This is pretty bad news…
Plunge in Home Sales Shows Recovery Continues to Crumble
Thursday, 04 Mar 2010 10:05 AM
The number of buyers who agreed to purchase a home fell sharply in January, a sign that demand for housing is sinking this winter as stormy weather slammed Eastern states.
Record snowstorms in January and February had many Americans shoveling sidewalks and driveways instead of combing through listings for open houses. Partly as result, seasonally adjusted index of sales agreements fell 7.6 percent from December to a January reading of 90.4, the National Association of Realtors said Thursday.
It was the lowest reading since last April and a disappointment to economists, who had expected it would rise to 97.6.
The weakness, however, was not confined to the wintry Northeast. The biggest month-to-month drop was in the West, where sales fell 13 percent. Sales fell almost 9 percent in the Northeast and Midwest and 2 percent in the South.
The weather isn’t the only culprit, wrote Jennifer Lee, an economist with BMO Capital Markets. “The impact of government incentives … appears to be running out of steam, which is, frankly, a scary thought,” she wrote.
The index is considered a barometer for future sales because typically there is a one- to two-month lag between a signed sales contract and a completed deal. A reading of 100 is equal to the average level of sales activity in 2001, when the index started.
The index has declined for two out of the past three months because home shoppers feel less rushed after a deadline for a homebuyer tax credit was extended from Nov. 30 to April 30.
In addition, the Federal Reserve is on track to complete $1.25 trillion in purchases of mortgage-backed securities this month. That has kept interest rates low. The average rate on a 30-year fixed rate loan fell this week to 4.97 percent from 5.05 percent a week earlier, Freddie Mac said Thursday.
Despite lower rates, millions of homeowners are still facing foreclosure and government efforts to help them have largely failed. Droves of people who want to sell or refinance are stuck because their homes are worth less than they paid. Job losses also have led many homeowners to fall behind on their mortgages.
On Thursday, the government said new claims for jobless benefits fell last week in a sign that layoffs may be easing as the economy slowly recovers. The Labor Department said that initial claims for unemployment insurance fell by 29,000 to a seasonally adjusted 469,000.
Still, any improvement in the job market is likely to be slow, as companies are reluctant to add workers. Last week’s drop only partly reverses a sharp rise in claims in the previous two weeks.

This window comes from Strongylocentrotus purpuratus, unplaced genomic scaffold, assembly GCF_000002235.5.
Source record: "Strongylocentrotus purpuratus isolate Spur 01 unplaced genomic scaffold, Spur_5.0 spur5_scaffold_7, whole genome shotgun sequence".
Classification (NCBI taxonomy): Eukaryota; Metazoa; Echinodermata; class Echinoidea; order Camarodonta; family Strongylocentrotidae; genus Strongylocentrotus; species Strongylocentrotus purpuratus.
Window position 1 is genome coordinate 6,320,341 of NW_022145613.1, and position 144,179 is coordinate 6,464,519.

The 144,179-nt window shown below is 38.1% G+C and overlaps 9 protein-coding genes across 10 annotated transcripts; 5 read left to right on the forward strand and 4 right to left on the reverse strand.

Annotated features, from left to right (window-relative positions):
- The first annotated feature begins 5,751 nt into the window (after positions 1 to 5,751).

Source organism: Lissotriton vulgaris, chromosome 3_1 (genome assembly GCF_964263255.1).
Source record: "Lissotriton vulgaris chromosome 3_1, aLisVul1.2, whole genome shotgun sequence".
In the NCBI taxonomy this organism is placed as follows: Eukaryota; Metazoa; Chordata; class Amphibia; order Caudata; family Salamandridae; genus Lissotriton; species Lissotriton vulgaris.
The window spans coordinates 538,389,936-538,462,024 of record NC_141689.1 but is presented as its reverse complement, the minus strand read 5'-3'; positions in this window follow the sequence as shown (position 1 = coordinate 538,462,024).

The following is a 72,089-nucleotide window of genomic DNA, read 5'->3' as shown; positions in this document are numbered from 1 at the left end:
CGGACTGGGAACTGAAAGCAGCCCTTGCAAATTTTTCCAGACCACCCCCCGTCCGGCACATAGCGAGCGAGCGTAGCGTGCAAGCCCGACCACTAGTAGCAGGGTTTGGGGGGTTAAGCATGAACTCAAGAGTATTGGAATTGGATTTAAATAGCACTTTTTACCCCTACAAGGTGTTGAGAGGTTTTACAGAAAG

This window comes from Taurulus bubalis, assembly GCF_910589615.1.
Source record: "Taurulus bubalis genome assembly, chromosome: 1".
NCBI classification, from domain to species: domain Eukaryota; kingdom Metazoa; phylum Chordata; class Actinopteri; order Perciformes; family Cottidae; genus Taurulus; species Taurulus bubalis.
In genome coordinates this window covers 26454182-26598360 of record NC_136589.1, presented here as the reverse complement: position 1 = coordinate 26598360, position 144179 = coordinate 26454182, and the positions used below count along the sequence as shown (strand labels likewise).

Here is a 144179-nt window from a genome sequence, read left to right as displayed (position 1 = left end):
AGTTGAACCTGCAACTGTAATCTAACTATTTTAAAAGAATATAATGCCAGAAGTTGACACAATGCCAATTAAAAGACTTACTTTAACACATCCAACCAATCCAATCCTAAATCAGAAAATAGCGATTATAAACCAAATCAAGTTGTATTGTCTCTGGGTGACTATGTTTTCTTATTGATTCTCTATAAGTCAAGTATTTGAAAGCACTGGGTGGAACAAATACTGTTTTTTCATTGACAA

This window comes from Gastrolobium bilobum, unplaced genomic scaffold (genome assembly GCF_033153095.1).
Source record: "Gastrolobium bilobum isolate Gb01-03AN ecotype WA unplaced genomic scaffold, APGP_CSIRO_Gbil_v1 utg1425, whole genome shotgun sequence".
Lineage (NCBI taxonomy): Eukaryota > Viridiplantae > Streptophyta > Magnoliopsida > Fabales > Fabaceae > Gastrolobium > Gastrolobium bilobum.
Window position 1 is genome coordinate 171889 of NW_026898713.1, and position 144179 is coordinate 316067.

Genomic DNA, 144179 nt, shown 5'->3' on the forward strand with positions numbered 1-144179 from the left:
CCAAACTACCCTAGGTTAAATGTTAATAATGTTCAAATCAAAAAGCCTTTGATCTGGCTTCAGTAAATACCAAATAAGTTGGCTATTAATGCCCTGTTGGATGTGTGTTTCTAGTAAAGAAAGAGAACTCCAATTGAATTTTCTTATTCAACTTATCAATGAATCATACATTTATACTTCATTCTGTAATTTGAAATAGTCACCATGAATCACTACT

———-[End of article]———-
Luckily, there is also some good news. The economy might still be bad, but productivity is rising, which keeps profits up. In the end though, companies need to be able to sell what they make as well…
Productivity Jumps Sharply as Labor Costs Plunge
Thursday, 04 Mar 2010 08:39 AM
Productivity in the final three months of last year surged at a faster pace than previously thought as labor costs fell more rapidly.
The Labor Department reported Thursday that productivity jumped at an annual rate of 6.9 percent in the fourth quarter, even better than an initial estimate of a 6.2 percent growth rate. Unit labor costs fell at a rate of 5.9 percent, a bigger drop than the 4.4 percent decline initially estimated.
The combination of rising productivity and falling labor costs bolsters company profits and helps keep inflation at bay. But it also puts American households under stress, leaving them with less income to increase consumer spending, the key ingredient to economic growth.
Productivity has posted sizable increases for three straight quarters as companies squeezed more output from their reduced work forces. Companies, struggling with the deepest recession in decades, have cut 8.4 million jobs over the past two years.
Those job losses and fears of even more layoffs have kept a lid on wage increases and overall inflation. That has given the Federal Reserve the leeway to push a key interest rate to a record low and keep it there for more than a year in an effort to jump-start economic growth.
Economists believe that businesses at some point will have to start rehiring workers because they are close to exhausting the amount of growth they can achieve with their depleted work forces.
The productivity growth rate of 6.9 percent surpassed expectations for only a modest 0.1 percentage point rise from last month’s initial estimate of a 6.2 percent growth rate. Productivity is the amount of output per hour of work.
The revision reflected the fact that the government last week revised up its initial estimate for total economic output, as measured by the gross domestic product, to show a rise of 5.9 percent in the fourth quarter. That was up from an initial estimate that GDP was growing at an annual rate of 5.7 percent in the fourth quarter.
While the 5.9 percent GDP increase was the fastest growth pace in six years, two-thirds of that strength reflected a slowdown in the pace at which businesses are cutting inventories. That inventory swing is expected to be temporary.
The worry is that the economic rebound could falter in coming months if unemployment remains high and consumers don’t have the income growth needed to boost spending. Consumer spending accounts for 70 percent of total economic activity.
For all of 2009, productivity among nonfarm workers rose by 3.8 percent, nearly double the 2 percent increase in 2008. It was the fastest annual increase in productivity since a 4.6 percent increase in 2002, another year when the country was struggling to emerge from a recession.